Sorafenib and Mek inhibition is synergistic in medullary thyroid carcinoma in vitro

Yoon Woo Koh, Manisha H. Shah, Kitty Agarwal, Samantha K. McCarty, Bon Seok Koo, Victoria J. Brendel, Chaojie Wang, Kyle Porter, David Jarjoura, Motoyasu Saji, Matthew D. Ringel

Research output: Contribution to journalArticlepeer-review

22 Citations (Scopus)

Abstract

Clinical trials using kinase inhibitors have demonstrated transient partial responses and disease control in patients with progressive medullary thyroid cancer (MTC). The goal of this study was to identify potential combinatorial strategies to improve on these results using sorafenib, a multikinase inhibitor with activity in MTC, as a base compound to explore signaling that might predict synergystic interactions. Two human MTC cell lines, TT and MZ-CRC-1, which harbor endogenous C634W or M918T RET mutations, respectively, were exposed to sorafenib, everolimus, and AZD6244 alone and in combination. 3-(4,5-Dimethylthiazol-2-yl)-2,5-diphenyl tetrasodium bromide (MTT) and poly (ADP-ribose) polymerase (PARP) cleavage assays were performed to measure cell survival and apoptosis. Western blots were performed to confirm activity of the compounds and to determine possible mechanisms of resistance and predictors of synergy. As a solitary agent, sorafenib was the most active compound on MTT assay. Western blots confirmed that sorafenib, everolimus, and AZD6244 inhibited their anticipated targets. At concentrations below its IC 50, sorafenib-treated TT and MZ-CRC-1 cells demonstrated transient inhibition and then re-activation of Erk over 6 h. In concordance, synergistic effects were only identified using sorafenib in combination with the Mek inhibitor AZD6244 (P < 0.001 for each cell line). Cells treated with everolimus demonstrated activation of Akt and Ret via TORC2 complex-dependent and TORC2 complex-independent mechanisms respectively. Everolimus was neither additive nor syngergistic in combination with sorafenib or AZD6244. In conclusion, sorafenib combined with a Mek inhibitor demonstrated synergy in MTC cells in vitro. Mechanisms of resistance to everolimus in MTC cells likely involved TORC2-dependent and TORC2-independent pathways.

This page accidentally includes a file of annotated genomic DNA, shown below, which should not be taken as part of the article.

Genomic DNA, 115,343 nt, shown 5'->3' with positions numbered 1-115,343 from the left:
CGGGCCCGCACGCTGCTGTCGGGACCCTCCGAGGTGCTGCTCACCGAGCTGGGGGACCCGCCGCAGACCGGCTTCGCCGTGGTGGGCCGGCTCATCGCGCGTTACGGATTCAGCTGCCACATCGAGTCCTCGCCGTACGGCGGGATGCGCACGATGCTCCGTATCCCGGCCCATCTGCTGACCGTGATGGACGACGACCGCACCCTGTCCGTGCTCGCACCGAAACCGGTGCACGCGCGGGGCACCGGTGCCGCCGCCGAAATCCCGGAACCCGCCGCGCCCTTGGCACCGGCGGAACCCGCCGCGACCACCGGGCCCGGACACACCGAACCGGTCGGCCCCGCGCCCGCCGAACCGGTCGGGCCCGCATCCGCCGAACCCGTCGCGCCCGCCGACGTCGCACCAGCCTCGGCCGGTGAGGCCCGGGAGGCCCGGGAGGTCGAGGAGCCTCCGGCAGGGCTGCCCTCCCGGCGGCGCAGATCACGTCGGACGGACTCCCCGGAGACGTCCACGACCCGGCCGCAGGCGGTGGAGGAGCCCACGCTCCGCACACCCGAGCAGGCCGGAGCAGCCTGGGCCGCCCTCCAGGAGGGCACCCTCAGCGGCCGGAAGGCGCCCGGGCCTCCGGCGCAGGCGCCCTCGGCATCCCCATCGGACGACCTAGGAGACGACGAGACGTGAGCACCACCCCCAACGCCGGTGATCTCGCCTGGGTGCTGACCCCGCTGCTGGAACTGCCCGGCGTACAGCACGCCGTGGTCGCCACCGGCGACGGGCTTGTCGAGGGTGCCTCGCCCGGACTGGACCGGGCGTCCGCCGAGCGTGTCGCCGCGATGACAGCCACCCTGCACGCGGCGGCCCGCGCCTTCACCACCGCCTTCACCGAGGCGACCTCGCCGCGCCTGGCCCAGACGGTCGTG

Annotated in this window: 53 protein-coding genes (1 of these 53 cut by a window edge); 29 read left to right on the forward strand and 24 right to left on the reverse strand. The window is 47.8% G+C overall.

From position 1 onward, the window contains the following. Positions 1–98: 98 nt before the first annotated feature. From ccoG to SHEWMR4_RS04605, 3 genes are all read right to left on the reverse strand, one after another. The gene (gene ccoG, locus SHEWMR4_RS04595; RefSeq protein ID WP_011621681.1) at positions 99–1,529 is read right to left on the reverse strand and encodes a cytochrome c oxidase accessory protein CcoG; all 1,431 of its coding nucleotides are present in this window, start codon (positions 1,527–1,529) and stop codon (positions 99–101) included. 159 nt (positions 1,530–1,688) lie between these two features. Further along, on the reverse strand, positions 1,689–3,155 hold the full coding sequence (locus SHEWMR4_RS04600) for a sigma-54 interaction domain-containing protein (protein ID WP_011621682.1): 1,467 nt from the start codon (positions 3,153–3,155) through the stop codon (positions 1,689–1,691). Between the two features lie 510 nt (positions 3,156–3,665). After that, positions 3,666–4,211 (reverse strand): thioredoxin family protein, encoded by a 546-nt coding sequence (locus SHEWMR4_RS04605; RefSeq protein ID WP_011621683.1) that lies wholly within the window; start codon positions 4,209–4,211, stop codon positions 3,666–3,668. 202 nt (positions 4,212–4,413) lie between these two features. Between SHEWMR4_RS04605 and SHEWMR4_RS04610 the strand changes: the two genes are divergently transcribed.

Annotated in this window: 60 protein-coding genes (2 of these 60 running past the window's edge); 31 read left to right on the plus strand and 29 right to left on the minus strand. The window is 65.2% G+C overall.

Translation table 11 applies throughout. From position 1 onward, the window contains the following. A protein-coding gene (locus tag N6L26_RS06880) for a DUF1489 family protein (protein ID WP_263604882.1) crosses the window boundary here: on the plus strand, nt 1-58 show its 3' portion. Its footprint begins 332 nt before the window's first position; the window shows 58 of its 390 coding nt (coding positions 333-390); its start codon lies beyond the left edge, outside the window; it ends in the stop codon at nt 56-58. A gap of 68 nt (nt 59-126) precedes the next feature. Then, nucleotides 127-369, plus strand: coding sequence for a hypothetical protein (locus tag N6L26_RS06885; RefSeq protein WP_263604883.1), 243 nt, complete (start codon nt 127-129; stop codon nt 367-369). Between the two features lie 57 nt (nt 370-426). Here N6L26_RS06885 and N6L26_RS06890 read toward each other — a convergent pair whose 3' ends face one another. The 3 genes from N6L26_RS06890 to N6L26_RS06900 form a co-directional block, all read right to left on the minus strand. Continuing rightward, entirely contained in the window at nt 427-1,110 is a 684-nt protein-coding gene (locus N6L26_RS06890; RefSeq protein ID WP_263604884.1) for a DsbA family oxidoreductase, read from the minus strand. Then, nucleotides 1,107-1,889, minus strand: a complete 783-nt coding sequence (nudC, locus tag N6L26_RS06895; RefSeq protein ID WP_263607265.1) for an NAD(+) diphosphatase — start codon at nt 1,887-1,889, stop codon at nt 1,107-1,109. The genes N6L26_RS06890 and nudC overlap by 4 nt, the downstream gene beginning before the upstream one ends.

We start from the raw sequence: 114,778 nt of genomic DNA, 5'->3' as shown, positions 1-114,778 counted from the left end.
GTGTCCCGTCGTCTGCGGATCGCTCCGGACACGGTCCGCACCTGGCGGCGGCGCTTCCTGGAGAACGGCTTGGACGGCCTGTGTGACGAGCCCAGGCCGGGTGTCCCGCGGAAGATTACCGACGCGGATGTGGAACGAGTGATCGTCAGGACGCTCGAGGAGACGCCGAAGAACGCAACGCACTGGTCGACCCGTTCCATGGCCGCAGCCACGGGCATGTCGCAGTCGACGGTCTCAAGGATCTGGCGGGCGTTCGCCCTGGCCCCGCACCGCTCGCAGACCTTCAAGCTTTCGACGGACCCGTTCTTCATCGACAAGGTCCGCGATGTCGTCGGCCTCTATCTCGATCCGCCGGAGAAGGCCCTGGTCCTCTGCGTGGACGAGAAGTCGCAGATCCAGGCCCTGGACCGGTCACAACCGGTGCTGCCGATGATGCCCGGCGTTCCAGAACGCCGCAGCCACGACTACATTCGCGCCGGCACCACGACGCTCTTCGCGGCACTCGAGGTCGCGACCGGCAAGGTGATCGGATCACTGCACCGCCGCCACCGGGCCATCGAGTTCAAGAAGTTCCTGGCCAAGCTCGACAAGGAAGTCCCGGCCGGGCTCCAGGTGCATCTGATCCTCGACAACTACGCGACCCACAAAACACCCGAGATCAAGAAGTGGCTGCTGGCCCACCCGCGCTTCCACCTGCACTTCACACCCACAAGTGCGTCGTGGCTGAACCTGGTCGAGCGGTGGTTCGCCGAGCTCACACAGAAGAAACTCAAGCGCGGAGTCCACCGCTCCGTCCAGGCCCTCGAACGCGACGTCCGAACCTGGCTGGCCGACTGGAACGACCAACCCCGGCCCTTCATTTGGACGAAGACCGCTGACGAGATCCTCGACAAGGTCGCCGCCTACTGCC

Original languageEnglish
Pages (from-to)29-38
Number of pages10
JournalEndocrine-Related Cancer
Volume19
Issue number1
DOIs
Publication statusPublished - 2012 Feb

All Science Journal Classification (ASJC) codes

  • Endocrinology, Diabetes and Metabolism
  • Oncology
  • Endocrinology
  • Cancer Research

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